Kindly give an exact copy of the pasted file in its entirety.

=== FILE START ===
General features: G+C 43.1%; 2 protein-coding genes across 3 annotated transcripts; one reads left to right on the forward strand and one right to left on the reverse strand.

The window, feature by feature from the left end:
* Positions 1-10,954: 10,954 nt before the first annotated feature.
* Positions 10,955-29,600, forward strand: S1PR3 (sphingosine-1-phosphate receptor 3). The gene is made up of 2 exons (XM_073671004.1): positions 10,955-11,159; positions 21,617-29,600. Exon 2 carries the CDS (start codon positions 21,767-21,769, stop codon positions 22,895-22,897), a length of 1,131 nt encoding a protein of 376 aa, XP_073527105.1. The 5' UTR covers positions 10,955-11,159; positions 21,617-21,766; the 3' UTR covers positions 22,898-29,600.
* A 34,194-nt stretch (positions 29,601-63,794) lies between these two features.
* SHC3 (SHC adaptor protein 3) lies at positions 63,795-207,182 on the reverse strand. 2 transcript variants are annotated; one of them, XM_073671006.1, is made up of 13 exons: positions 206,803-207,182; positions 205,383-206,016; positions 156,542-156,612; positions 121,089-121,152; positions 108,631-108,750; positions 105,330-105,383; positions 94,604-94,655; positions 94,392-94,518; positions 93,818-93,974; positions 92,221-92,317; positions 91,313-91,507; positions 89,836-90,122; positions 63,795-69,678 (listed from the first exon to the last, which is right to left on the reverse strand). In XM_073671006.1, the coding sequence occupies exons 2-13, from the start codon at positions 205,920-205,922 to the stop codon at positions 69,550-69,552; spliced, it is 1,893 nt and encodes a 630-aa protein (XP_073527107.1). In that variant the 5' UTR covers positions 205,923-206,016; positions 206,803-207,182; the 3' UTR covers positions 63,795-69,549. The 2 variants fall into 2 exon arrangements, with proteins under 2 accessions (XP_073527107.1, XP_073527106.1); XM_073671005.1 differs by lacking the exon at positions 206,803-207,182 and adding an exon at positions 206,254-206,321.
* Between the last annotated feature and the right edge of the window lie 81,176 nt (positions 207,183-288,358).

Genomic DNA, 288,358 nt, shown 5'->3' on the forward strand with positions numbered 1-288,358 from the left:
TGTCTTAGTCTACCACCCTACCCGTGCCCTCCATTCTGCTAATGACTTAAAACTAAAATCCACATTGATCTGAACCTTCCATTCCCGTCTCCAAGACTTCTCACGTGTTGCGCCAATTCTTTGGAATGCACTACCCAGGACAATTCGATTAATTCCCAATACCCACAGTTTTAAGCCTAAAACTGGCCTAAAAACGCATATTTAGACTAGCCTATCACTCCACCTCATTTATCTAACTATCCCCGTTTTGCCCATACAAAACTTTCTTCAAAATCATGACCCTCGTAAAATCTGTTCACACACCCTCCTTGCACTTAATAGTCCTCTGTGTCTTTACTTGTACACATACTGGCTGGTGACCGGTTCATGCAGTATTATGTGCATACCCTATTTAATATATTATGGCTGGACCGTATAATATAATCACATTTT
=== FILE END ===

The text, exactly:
General features: G+C 43.1%; 2 protein-coding genes across 3 annotated transcripts; one reads left to right on the forward strand and one right to left on the reverse strand.

The window, feature by feature from the left end:
* Positions 1-10,954: 10,954 nt before the first annotated feature.
* Positions 10,955-29,600, forward strand: S1PR3 (sphingosine-1-phosphate receptor 3). The gene is made up of 2 exons (XM_073671004.1): positions 10,955-11,159; positions 21,617-29,600. Exon 2 carries the CDS (start codon positions 21,767-21,769, stop codon positions 22,895-22,897), a length of 1,131 nt encoding a protein of 376 aa, XP_073527105.1. The 5' UTR covers positions 10,955-11,159; positions 21,617-21,766; the 3' UTR covers positions 22,898-29,600.
* A 34,194-nt stretch (positions 29,601-63,794) lies between these two features.
* SHC3 (SHC adaptor protein 3) lies at positions 63,795-207,182 on the reverse strand. 2 transcript variants are annotated; one of them, XM_073671006.1, is made up of 13 exons: positions 206,803-207,182; positions 205,383-206,016; positions 156,542-156,612; positions 121,089-121,152; positions 108,631-108,750; positions 105,330-105,383; positions 94,604-94,655; positions 94,392-94,518; positions 93,818-93,974; positions 92,221-92,317; positions 91,313-91,507; positions 89,836-90,122; positions 63,795-69,678 (listed from the first exon to the last, which is right to left on the reverse strand). In XM_073671006.1, the coding sequence occupies exons 2-13, from the start codon at positions 205,920-205,922 to the stop codon at positions 69,550-69,552; spliced, it is 1,893 nt and encodes a 630-aa protein (XP_073527107.1). In that variant the 5' UTR covers positions 205,923-206,016; positions 206,803-207,182; the 3' UTR covers positions 63,795-69,549. The 2 variants fall into 2 exon arrangements, with proteins under 2 accessions (XP_073527107.1, XP_073527106.1); XM_073671005.1 differs by lacking the exon at positions 206,803-207,182 and adding an exon at positions 206,254-206,321.
* Between the last annotated feature and the right edge of the window lie 81,176 nt (positions 207,183-288,358).

Genomic DNA, 288,358 nt, shown 5'->3' on the forward strand with positions numbered 1-288,358 from the left:
TGTCTTAGTCTACCACCCTACCCGTGCCCTCCATTCTGCTAATGACTTAAAACTAAAATCCACATTGATCTGAACCTTCCATTCCCGTCTCCAAGACTTCTCACGTGTTGCGCCAATTCTTTGGAATGCACTACCCAGGACAATTCGATTAATTCCCAATACCCACAGTTTTAAGCCTAAAACTGGCCTAAAAACGCATATTTAGACTAGCCTATCACTCCACCTCATTTATCTAACTATCCCCGTTTTGCCCATACAAAACTTTCTTCAAAATCATGACCCTCGTAAAATCTGTTCACACACCCTCCTTGCACTTAATAGTCCTCTGTGTCTTTACTTGTACACATACTGGCTGGTGACCGGTTCATGCAGTATTATGTGCATACCCTATTTAATATATTATGGCTGGACCGTATAATATAATCACATTTT